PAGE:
New Mesu 200 mk2 mount at the observatory.

Ok, let’s go.

I receive the mount in a perfect package on Friday.

On the weekend I mounted on test (on a table) for start configuring the Sitech Ascom software and test the general behaviour, SGP integration, etc..

On Saturday, it was necessary to prepare a rj10 cable to serial db9 for the new controller and then use a usb<>serial converter. In my case usually I use the PL-2303 Profilic controller available in so many converters.




The USB cable will be included on next shipments.






Sunday, I went to the observatory to change the mount, you could see all the works on the video.

The initial idea was to use the same RC10 from the Astro-Physics Mach1 on the Mesu200 mk2 but it was not possible because the counterweight bar cannot fit my Geoptik counterweights.

The Geoptik counterweights are announced to use it on Mesu.

On Mesu 200 mk1, Geoptik counterweights are used for many people but the new bar is lightly bigger in diameter than the previous one and cannot fit them.

Of course, the original Mesu counterweights are compatible and I know that exists some contacts between Bernard from Modern Astronomy and Geoptik to change the specs on Geoptik Counterweight to 40.5mm.

To continue the installation, I decided to use the AP Mach1 counterweight bar on the Mesu (it was possible to adapt) but the leftover size of the counterweight bar is only about 30cm long and only could use 15kg.

I switch to my 107mm refractor to continue with the installation. The new pilar adarter was place and the wedge oriented to the north.

I sent the counterweight bar to the workshop to slim down 0.2mm and I received yesterday (really thanks to those colleagues who cares about that, on summer holidays and with not time frame to do it….)

It’s a big bar: 800mm x 40mm and in some cases maybe is better to increase the size of the center hole on the counterweights.

Sunday night I started the first test under the night sky, and I saw some problems when I try to check the goto all around.

I was run some PointXP models (16 positions) with the same unsuspected result.

After some investigations I notice that the Dec axis slips.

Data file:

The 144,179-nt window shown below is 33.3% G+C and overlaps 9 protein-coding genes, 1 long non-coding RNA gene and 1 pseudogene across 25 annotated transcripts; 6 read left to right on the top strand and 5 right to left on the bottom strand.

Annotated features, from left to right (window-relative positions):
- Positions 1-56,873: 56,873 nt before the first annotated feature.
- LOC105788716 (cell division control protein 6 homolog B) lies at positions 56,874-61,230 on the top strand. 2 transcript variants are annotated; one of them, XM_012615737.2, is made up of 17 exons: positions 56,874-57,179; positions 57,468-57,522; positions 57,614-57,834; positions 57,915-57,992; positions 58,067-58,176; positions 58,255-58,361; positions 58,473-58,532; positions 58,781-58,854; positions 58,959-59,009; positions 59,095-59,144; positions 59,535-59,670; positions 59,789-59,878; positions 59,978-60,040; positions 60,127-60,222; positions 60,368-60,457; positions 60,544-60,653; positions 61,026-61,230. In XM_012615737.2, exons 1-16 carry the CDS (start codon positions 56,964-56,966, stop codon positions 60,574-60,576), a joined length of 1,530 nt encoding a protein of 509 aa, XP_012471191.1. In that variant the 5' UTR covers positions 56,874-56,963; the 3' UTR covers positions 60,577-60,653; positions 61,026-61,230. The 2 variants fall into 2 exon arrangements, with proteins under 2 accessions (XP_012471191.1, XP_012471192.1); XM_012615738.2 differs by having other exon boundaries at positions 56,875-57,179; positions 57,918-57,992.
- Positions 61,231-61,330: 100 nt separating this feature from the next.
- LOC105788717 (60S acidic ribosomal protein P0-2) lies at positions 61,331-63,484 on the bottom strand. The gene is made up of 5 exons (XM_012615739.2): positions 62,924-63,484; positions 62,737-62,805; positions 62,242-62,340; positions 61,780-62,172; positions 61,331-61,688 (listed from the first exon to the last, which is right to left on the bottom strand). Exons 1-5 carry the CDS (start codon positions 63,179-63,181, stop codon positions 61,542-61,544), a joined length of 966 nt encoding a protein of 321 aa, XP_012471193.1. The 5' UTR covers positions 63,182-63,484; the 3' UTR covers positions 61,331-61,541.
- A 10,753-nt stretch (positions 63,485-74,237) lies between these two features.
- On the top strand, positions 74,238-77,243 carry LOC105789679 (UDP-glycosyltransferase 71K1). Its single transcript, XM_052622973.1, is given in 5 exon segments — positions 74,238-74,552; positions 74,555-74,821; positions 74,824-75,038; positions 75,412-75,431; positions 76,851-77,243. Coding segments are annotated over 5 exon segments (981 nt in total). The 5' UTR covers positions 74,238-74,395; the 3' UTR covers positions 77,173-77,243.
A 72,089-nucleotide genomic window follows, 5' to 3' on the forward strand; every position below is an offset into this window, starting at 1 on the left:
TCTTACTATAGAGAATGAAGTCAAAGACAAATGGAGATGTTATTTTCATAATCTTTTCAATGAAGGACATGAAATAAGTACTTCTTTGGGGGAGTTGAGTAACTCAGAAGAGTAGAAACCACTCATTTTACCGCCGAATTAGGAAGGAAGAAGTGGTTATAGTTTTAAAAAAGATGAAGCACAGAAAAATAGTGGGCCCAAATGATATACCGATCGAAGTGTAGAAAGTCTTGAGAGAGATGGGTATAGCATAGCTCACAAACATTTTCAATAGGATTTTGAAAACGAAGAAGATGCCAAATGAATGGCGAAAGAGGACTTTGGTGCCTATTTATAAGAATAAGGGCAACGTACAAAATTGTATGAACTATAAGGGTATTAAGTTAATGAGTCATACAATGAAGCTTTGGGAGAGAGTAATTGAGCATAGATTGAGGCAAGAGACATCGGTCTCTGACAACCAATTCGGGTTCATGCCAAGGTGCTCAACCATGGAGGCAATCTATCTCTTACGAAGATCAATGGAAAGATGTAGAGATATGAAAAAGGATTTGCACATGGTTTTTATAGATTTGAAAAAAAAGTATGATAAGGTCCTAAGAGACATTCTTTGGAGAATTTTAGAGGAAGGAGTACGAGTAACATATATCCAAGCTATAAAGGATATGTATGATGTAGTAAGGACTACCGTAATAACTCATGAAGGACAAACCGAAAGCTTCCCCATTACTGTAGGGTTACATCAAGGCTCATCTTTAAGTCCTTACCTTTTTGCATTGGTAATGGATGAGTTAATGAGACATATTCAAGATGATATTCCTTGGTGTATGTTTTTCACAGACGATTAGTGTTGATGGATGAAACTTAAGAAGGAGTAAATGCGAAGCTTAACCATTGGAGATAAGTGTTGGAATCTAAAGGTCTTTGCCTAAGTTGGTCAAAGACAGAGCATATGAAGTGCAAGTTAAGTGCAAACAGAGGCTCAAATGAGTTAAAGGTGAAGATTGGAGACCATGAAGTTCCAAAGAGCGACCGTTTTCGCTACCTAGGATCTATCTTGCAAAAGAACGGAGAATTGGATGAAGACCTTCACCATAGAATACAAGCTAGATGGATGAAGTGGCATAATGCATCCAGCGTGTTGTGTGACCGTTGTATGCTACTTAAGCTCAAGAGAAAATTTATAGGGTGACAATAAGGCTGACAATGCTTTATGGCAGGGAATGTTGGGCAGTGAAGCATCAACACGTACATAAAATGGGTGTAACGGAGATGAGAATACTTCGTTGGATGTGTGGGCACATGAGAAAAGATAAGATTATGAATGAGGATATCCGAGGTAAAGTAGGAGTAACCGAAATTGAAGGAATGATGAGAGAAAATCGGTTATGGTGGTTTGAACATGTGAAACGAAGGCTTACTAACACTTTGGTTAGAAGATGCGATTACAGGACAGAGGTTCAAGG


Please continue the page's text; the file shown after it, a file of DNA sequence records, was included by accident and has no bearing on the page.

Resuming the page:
The telescope was perfectly balance and the problems seams to be on the axis because even without telescope slips in some positions.

On Monday we set several Skype video conferences with Lucas Mesu for understand what happens.

The mount was extensively tested on his workshop before sending it to me.

After several procedures (and hours), dissembling the brake system, cleaning the big drive wheel, etc. we saw that the problem was with the pressure of the motor with the drive wheel. It was adjusted manually following the directions of Lucas (is pending a more accurate procedure) and now the mount seems that is working well.

Further explanations of Lucas Mesu point to the way how the mount was sent to me. The mount was split in two packages, one per axis, and the internal block drive on Dec was not properly attached for transportation. For sure this will be solved on next shipments.

The polar alignment was easy, first you set the wedge roughly to the north and with the Polemaster on the telescope the alignment final was question of 5 minutes with an error of 0.3 arc-min.

I would like to say that it was a surprise to me how stable is the alignment process, when you are doing the fine adjustment on Polemaster (the green box and the red circle) the movement is quite smooth and using a proper wrench is really easy to do.

First real capture test with the mount starts on Tuesday and the results are really good.

With a polar alignment of 0.3 arc-min, I could obtain a sustain 0.33″ RMS with no especial configuration on PHD2, only long exposures of 8 sec. with the standard configuration provided by the wizard.

Sometimes I could see a 0.20″ RMS measures for a shorter period.

I don’t like to compare but sometimes it is necessary. With my previous mount, with same capture equipment (and skills) the RMS was 0.69″, not bad at all, really good I could say.

With my current config I think this is the limit, it’s an ASI174 on 546mm OAG at 2.2 ” per pixel and 1.53″ per pixel on the main camera.

I want to check the PointXP mapping with this mk2 version, some people don’t use it on the mk1 because the small slips inherent to this kind of mount. The sense of this mapping is to improve the guiding, the current goto are really ok and I use Platesolve extensively.

I have plans to create models with PointXP and check how it guide and see how much errors are introduced by the slips.

Also, it’s pending a PemPro test for look on the periodic error with no corrections.

I will share this info and further data from PHD2.

And finally, at some point, I wish to see the results with my 107 and RC10 in dual rig configuration (this was the main reason to change the mount).

On this dual rig config, the pixel scale of PHD2 will be smaller ( 0.8″/px ) and there we could see all the real potential of the mount, with 35kg on it and shooting on the the RC at 0.49″/px.

Last sentence is to state a deep thank to Lucas & co for their full support and total availability on my adventure. To understand on all my problems and find the best solution.

I’ll keep you updated!!

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